Anaheim was born in San Francisco, and it’s necessary to go back to the parent city to trace the events that led to the founding of the vineyard colony called Campo Aleman (German Camp) by its Spanish speaking neighbors. The first step toward the settlement grew out of the friendship of three young German professional musicians: John Fröhling, a flutist; Charles Kohler, a violinist and conductor and John F. Beutler, an operatic tenor.
Picnicking was one of their favorite diversions, and on one of these outings near Seal Rock (in San Francisco), Kohler brought along a quantity of luscious grapes which had just arrived from Los Angeles. Selecting a large bunch, Beutler held it up admiringly and exclaimed, “Boys, I have hit upon the right idea; let us build an altar to Bacchus and go into the wine business!” (Actually, he may not have said exactly that, but it makes a pretty good story)…
John Frohling and George Hansen, a pair of German businessmen, bought 1,165 acres of brush covered rancho from Juan
Pacifico Ontiveros and created the Los Angeles Vineyard Society.
The vintners colony needed a name and the newly formed society voted on three choices:
If not for a few votes, the city could be known today as Annagau.
The name loosely means “Home by the River” – from the German “Heim” meaning home and the Spanish “Ana” for the
Santa Ana River.
The Los Angeles Star (in 1858) wrote that “Anaheim is suggestive of the most pleasing associations reminding one of the wide spreading and lightly cultivated vineyards of the Fatherland. The termination ‘heim’ means ‘home’…it is peculiarly fit and appropriate for the vineyard about to be laid at Santa Ana.”
Later, Annaheim dropped one of its N’s and has been Anaheim ever since.
However, history can be a relative thing…
Pinpointing the birth of Anaheim depends on your perspective.
Archaeological evidence points to 2,000 years ago, when “Native Americans” inhabited the Anaheim area along the Santa Ana River.
Spanish explorer Gaspar de Portola and his expedition traipsed through Orange County in 1769 and camped along the river -just across the border from present day Anaheim.
But most historians point to 1857 as the founding of modern day Anaheim.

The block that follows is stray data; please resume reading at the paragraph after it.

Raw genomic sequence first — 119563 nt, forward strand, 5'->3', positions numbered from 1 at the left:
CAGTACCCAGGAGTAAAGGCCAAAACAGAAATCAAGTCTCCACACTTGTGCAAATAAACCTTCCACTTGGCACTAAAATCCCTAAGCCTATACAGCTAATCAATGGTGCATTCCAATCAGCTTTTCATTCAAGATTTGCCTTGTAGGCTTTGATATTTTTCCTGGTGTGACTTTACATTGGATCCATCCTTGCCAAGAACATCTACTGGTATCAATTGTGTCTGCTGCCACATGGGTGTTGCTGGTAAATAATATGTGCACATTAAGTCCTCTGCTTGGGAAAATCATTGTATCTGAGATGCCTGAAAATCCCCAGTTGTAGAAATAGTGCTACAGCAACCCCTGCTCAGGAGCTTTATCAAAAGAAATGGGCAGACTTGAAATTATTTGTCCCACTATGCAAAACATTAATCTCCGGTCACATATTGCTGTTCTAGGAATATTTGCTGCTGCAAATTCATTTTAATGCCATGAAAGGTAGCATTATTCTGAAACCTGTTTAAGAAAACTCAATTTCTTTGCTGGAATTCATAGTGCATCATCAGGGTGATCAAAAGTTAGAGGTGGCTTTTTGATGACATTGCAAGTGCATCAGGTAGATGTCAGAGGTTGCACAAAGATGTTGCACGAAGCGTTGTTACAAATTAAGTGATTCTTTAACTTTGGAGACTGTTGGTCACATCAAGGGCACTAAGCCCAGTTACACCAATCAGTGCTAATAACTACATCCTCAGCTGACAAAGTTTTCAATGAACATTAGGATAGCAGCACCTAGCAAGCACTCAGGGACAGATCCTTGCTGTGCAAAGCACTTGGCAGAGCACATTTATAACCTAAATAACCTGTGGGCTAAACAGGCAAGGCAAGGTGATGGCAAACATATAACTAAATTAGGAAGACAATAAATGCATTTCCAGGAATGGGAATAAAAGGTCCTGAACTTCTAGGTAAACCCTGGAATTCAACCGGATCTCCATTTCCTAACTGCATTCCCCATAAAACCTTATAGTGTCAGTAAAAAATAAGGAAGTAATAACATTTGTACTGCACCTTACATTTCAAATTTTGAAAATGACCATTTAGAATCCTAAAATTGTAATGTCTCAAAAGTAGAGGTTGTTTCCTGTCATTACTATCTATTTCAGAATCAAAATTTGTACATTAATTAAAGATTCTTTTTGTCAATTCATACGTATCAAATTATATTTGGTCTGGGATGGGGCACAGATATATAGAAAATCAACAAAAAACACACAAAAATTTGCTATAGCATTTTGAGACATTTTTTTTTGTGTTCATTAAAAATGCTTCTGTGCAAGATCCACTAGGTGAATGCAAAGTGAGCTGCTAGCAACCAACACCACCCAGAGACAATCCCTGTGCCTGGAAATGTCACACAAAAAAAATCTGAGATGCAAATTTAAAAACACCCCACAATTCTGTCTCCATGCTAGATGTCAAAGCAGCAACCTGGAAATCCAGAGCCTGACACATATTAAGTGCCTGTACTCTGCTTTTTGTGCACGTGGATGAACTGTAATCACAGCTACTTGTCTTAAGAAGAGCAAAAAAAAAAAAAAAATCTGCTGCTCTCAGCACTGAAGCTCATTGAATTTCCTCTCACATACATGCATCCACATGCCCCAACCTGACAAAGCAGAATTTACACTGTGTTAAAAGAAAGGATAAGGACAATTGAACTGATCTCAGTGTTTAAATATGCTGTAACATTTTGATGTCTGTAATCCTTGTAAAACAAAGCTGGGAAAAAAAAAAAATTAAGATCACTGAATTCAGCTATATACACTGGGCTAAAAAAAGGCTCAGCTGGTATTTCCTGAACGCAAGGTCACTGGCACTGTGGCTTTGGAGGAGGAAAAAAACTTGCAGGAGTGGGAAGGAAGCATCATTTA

The 50 society members got half acre home sites in the center of town – inside the modern boundaries of Anaheim Boulevard and Sycamore, Lemon and Santa Ana streets.
Twenty acre lots, ringing the town center, were given to each vintner. The “Mother Colony” was bounded by North, South, East and West streets.
Laborers planted 400,000 vines of mission variety grapes. The wine soon flowed: 75,000 gallons in 1861; 300,000 gallons three years later; 1.25 million gallons in 1884.
The railroad came to town on New Years Day in 1875, connecting Los Angeles and Anaheim.
The Anaheim Fire Department was formed in 1878 after a blaze destroyed several buildings. The Anaheim Water Union Co. was created in 1884.
Catastrophe struck in 1885.
A mysterious disease wiped out 25,000 acres of grapes, leaving vines dry and wilted. It would be 70 years before scientists would learn that a microscopic, virus carrying bug caused what became known as “Anaheim Disease”.
Other crops – walnuts, lemons, and of course oranges soon filled the void left by the failed grape.
But before oranges became vogue and after acres of grapes were gone, a chili pepper made Anaheim famous. One of the most popular varieties, planted first in 1890, was a long and slender strain called the Anaheim – still popular in grocery stores today.
In March 1938, a disastrous flood killed 19 people and destroyed 600 acres of agriculture in Anaheim. In five days, more than nine inches of rain fell in the city, including 3.35 inches during the last 24 hours of the storm.
After World War II, the great migration to Southern California began – and Anaheim’s 14,000 residents braced for the influx.
In 1954, the $1 million mark in weekly building permits was reached for the first time on June 25.
July 18, 1955 – a day that would change the city forever. Walt Disney opened his theme park and put Anaheim on the map as a tourist mecca. During the first year of operation, 3.8 million people visited the Magic Kingdom.